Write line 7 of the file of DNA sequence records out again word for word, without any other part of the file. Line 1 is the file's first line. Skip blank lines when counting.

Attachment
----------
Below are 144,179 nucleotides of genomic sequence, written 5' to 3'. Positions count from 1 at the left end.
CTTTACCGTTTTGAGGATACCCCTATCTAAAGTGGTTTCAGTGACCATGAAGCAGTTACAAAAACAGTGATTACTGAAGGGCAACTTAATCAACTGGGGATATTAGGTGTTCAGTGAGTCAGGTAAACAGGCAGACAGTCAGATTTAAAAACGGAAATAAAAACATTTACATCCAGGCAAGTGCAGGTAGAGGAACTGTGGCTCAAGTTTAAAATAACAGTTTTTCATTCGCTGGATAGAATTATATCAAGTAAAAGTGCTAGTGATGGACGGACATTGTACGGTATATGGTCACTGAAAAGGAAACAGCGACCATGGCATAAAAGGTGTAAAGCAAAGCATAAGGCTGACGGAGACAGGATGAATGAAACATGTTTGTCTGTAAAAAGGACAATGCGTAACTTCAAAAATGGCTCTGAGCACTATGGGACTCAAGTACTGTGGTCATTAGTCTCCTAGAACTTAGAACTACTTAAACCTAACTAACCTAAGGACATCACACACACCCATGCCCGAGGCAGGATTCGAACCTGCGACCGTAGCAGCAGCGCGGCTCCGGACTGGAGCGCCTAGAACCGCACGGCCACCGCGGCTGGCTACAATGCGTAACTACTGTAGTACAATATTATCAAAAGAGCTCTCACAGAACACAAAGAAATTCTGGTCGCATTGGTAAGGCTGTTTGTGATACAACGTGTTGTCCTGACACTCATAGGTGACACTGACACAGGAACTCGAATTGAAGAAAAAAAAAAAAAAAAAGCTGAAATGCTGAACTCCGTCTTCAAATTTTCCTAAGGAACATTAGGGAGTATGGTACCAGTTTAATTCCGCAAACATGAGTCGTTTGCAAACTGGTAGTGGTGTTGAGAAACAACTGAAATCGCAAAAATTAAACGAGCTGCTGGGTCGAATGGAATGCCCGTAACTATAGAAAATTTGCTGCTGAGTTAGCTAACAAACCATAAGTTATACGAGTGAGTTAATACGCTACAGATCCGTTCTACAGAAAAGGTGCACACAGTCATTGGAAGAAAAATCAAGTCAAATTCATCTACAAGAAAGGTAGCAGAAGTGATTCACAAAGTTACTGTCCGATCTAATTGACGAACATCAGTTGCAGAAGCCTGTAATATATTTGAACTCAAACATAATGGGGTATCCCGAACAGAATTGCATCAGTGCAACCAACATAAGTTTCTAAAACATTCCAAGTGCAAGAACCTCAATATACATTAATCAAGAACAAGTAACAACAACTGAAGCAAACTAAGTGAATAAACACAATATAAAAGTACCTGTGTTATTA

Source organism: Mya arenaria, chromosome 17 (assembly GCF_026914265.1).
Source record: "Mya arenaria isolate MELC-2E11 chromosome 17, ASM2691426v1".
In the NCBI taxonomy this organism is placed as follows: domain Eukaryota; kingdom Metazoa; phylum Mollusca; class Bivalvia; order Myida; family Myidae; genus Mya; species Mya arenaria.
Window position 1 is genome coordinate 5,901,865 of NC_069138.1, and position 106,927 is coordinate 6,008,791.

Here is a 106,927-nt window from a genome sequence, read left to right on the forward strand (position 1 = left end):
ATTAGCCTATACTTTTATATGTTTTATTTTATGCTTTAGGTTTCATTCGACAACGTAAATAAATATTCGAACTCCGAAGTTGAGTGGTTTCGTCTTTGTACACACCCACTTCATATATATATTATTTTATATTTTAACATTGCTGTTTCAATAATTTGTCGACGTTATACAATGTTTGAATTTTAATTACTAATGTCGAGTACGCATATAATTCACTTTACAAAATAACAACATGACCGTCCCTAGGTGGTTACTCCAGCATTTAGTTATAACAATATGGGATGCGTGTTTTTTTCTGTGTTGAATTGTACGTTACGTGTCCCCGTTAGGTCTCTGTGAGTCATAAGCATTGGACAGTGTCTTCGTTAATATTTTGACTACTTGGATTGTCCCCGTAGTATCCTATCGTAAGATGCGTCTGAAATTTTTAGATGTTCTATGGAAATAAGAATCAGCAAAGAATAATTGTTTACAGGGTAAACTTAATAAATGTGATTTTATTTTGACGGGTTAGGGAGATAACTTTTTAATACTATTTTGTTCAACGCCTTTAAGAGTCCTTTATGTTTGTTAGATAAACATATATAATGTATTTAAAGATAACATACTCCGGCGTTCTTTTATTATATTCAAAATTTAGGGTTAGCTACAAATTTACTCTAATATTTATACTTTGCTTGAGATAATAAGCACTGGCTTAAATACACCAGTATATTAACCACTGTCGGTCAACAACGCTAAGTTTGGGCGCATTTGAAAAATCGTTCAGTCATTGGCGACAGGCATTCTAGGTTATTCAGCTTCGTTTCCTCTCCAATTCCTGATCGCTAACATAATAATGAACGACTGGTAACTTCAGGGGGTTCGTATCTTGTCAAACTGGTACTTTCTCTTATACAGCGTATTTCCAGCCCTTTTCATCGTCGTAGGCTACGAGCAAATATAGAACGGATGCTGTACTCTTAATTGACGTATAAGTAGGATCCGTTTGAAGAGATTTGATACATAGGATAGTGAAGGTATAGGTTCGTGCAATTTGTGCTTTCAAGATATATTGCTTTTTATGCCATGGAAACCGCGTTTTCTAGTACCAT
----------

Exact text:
Here is a 106,927-nt window from a genome sequence, read left to right on the forward strand (position 1 = left end):